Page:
Though I say this with regret, I have experienced such jealousy. And so has Gene Forrester. His best friend, Phineas, had everything. He was the best athlete at school, and he appeared perfect in every way. All Gene seemed to have going for him was his smarts. During the summer school session Phineas started a new club with new activities he became involved with. Phineas’ life seemed carefree while Gene struggled to study and became distracted. He believed that Phineas was intentionally leading him astray to appear better than Gene.
The boys had a fascination with climbing a certain tree and jumping into the river. One day, when climbing the tree, Gene shook the branch, causing Phineas to lose his balance and fall, shattering the bones in his leg, which forced Phineas to give up sports. Gene visited Phineas on one occasion to try to explain and apologize, but he never exactly got to the point.
When Phineas became strong enough to return to school, he decided to be Gene’s trainer. Phineas even came up with an idea that World War II was just made up by the politicians. Gene, though a part of him knew that this philosophy is not true, accepted this. The two of them were able to live together, in a sort of peace separated from the troubles of the world.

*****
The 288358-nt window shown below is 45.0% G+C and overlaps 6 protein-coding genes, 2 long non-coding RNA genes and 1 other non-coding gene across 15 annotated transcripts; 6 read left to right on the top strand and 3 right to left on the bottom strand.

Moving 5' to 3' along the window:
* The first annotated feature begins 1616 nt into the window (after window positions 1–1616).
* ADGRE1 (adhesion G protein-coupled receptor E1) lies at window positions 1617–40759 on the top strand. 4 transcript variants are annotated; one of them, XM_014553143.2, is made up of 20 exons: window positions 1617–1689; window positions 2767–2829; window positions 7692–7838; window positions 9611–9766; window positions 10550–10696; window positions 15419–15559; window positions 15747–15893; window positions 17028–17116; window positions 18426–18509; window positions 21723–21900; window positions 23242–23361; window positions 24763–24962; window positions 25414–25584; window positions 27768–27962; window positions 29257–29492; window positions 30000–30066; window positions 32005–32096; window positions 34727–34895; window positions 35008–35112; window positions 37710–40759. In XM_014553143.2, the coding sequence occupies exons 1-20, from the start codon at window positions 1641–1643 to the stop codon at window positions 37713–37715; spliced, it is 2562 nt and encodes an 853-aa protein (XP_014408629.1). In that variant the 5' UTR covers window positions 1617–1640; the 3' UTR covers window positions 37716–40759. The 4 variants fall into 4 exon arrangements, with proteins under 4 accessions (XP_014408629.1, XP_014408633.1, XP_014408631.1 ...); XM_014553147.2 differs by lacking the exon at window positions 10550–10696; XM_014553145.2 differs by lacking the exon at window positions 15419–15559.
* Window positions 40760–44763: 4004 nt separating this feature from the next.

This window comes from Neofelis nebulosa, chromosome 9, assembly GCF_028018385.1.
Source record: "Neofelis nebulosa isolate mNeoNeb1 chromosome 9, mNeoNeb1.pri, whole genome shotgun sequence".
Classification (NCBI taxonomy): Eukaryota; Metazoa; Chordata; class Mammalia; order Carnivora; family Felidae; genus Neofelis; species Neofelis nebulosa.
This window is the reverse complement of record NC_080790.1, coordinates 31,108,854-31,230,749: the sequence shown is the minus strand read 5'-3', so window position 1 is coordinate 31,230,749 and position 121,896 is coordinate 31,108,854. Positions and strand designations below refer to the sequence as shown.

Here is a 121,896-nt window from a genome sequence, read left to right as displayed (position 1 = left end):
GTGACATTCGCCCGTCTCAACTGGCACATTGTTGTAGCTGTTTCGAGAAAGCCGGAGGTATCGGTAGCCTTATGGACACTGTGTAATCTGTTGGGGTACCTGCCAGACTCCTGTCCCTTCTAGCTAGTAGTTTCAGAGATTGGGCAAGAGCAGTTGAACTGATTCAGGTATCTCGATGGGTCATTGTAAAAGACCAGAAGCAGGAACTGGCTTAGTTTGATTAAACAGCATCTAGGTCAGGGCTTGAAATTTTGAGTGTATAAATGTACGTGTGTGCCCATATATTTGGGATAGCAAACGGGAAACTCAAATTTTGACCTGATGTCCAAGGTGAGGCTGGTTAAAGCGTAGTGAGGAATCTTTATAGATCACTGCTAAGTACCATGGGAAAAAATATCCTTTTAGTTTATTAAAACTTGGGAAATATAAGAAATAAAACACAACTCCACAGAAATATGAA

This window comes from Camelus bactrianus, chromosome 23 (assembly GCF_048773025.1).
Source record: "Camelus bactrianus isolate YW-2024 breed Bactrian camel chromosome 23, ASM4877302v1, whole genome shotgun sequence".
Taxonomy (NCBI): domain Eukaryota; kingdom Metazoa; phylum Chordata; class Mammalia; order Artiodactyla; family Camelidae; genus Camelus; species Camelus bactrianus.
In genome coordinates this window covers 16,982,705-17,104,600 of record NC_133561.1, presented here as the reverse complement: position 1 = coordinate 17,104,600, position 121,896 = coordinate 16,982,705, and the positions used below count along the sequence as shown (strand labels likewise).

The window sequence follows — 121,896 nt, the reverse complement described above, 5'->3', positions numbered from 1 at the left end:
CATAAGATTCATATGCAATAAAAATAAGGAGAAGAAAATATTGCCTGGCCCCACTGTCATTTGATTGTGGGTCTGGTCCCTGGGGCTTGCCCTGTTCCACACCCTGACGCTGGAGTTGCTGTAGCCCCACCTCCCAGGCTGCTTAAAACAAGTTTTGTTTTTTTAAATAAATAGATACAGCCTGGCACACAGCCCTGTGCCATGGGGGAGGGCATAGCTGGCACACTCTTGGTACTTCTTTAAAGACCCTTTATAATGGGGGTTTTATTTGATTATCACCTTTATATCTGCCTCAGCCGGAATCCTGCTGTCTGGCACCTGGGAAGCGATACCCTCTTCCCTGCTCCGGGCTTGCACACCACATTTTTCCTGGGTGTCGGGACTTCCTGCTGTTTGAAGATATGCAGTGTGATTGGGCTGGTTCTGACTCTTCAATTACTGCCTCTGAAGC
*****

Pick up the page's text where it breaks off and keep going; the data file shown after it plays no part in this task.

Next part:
But this peace eventually shattered, as the life in front of Gene became more complicated and full of burdens. The carefree days of the summer session disappeared, and Gene was forced to wake up to the life of an adult, fraught with responsibilities and loss.
As a book required for English, I found the storyline lacking. Perhaps because the narrator was reflecting on childhood and presenting the coming-of-age themes through the lens of a much older person, I struggled a bit with connecting to the lessons. This may be a book that offers more meaning once you have more life experiences. However, from a simpler standpoint, I recognized the dangers of being too jealous.
– Leila S., 10th grade
A Separate Peace is available for check out from the Mission Viejo Public Library.